Today, we look at the year that gave us Star Wars, Close Encounters of the Third Kind, and "Ender's Game" — does 1977 deserve to be crowned the Best Year of Science Fiction Ever?
If ever there was a year that changed everything for science fiction, it would be 1977. For most of the 1970s, movie characters stumbled through a slew of crunchy, gnarly future dystopias and televisied science fiction was cheap and clunky. And then two films changed everything: Star Wars and Close Encounters Of The Third Kind. And with them, space opera and alien adventures came roaring back. All of a sudden, space battles and extraterrestrial cultures were everywhere, and we were no longer stuck on a dismal Earth.
Not only were movies and television transformed, books also took a swerve away from the experimental darkness of the New Wave and science fiction launched a new publishing boom, with a lot of authors seeing print for the first time in the late 1970s, thanks to a renewed interest in the genre. As Eric S. Raymond writes, the publishing boom that followed Star Wars — and books like Larry Niven and Jerry Pournelle's Lucifer's Hammer and Philip K. Dick's A Scanner Darkly — made the genre the second-biggest category after romance novels. According to Raymond, prior to '77, the amount of science fiction being published was small enough that a dedicated fan could read all of it. Not so anymore.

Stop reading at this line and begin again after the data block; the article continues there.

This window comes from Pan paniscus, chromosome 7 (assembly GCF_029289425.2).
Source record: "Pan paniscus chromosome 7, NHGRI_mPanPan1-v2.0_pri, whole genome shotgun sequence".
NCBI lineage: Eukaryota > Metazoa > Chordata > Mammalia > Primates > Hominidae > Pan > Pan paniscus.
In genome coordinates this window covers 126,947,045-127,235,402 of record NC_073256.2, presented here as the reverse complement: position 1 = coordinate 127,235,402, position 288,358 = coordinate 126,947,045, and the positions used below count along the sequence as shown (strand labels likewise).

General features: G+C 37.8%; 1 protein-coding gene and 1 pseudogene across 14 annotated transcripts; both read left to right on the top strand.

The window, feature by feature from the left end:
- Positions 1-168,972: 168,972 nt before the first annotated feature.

And 1977 was also the year that Isaac Asimov's Science Fiction Magazine began publishing and Orson Scott Card's short story, "Ender's Game," saw print in Ben Bova's Analog Science Fiction and Fact.